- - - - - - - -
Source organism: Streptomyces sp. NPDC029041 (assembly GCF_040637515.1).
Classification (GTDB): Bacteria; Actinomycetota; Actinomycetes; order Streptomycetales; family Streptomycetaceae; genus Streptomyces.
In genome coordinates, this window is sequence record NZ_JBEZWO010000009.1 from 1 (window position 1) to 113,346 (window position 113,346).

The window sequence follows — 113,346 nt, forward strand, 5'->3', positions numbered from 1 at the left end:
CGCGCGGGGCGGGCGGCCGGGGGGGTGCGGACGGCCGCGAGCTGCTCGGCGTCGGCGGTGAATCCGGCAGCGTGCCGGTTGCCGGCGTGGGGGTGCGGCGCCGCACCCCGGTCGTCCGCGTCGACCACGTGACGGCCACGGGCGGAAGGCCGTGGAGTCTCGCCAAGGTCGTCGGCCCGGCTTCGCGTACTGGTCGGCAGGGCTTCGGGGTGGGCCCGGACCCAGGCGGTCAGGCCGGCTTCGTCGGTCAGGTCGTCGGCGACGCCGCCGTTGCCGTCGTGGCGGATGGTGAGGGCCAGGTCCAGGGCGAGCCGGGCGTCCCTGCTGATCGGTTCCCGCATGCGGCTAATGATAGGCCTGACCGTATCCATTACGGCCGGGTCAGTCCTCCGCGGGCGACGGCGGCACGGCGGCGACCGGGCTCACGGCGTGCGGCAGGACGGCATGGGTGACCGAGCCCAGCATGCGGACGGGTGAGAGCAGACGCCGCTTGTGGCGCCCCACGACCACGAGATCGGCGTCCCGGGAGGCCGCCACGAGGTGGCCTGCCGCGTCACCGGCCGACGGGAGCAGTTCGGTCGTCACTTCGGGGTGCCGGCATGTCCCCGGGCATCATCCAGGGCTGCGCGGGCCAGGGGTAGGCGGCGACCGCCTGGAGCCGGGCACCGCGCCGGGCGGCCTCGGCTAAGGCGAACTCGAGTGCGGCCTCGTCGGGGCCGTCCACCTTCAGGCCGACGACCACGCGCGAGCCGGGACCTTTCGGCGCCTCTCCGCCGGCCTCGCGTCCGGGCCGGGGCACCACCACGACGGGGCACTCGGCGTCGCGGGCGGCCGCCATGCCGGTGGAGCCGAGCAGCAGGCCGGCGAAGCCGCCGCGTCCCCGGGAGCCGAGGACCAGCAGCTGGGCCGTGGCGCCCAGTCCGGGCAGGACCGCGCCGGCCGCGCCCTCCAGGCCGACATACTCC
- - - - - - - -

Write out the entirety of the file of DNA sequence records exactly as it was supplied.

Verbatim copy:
Source organism: Streptomyces sp. NPDC029041 (assembly GCF_040637515.1).
Classification (GTDB): Bacteria; Actinomycetota; Actinomycetes; order Streptomycetales; family Streptomycetaceae; genus Streptomyces.
In genome coordinates, this window is sequence record NZ_JBEZWO010000009.1 from 1 (window position 1) to 113,346 (window position 113,346).

The window sequence follows — 113,346 nt, forward strand, 5'->3', positions numbered from 1 at the left end:
CGCGCGGGGCGGGCGGCCGGGGGGGTGCGGACGGCCGCGAGCTGCTCGGCGTCGGCGGTGAATCCGGCAGCGTGCCGGTTGCCGGCGTGGGGGTGCGGCGCCGCACCCCGGTCGTCCGCGTCGACCACGTGACGGCCACGGGCGGAAGGCCGTGGAGTCTCGCCAAGGTCGTCGGCCCGGCTTCGCGTACTGGTCGGCAGGGCTTCGGGGTGGGCCCGGACCCAGGCGGTCAGGCCGGCTTCGTCGGTCAGGTCGTCGGCGACGCCGCCGTTGCCGTCGTGGCGGATGGTGAGGGCCAGGTCCAGGGCGAGCCGGGCGTCCCTGCTGATCGGTTCCCGCATGCGGCTAATGATAGGCCTGACCGTATCCATTACGGCCGGGTCAGTCCTCCGCGGGCGACGGCGGCACGGCGGCGACCGGGCTCACGGCGTGCGGCAGGACGGCATGGGTGACCGAGCCCAGCATGCGGACGGGTGAGAGCAGACGCCGCTTGTGGCGCCCCACGACCACGAGATCGGCGTCCCGGGAGGCCGCCACGAGGTGGCCTGCCGCGTCACCGGCCGACGGGAGCAGTTCGGTCGTCACTTCGGGGTGCCGGCATGTCCCCGGGCATCATCCAGGGCTGCGCGGGCCAGGGGTAGGCGGCGACCGCCTGGAGCCGGGCACCGCGCCGGGCGGCCTCGGCTAAGGCGAACTCGAGTGCGGCCTCGTCGGGGCCGTCCACCTTCAGGCCGACGACCACGCGCGAGCCGGGACCTTTCGGCGCCTCTCCGCCGGCCTCGCGTCCGGGCCGGGGCACCACCACGACGGGGCACTCGGCGTCGCGGGCGGCCGCCATGCCGGTGGAGCCGAGCAGCAGGCCGGCGAAGCCGCCGCGTCCCCGGGAGCCGAGGACCAGCAGCTGGGCCGTGGCGCCCAGTCCGGGCAGGACCGCGCCGGCCGCGCCCTCCAGGCCGACATACTCC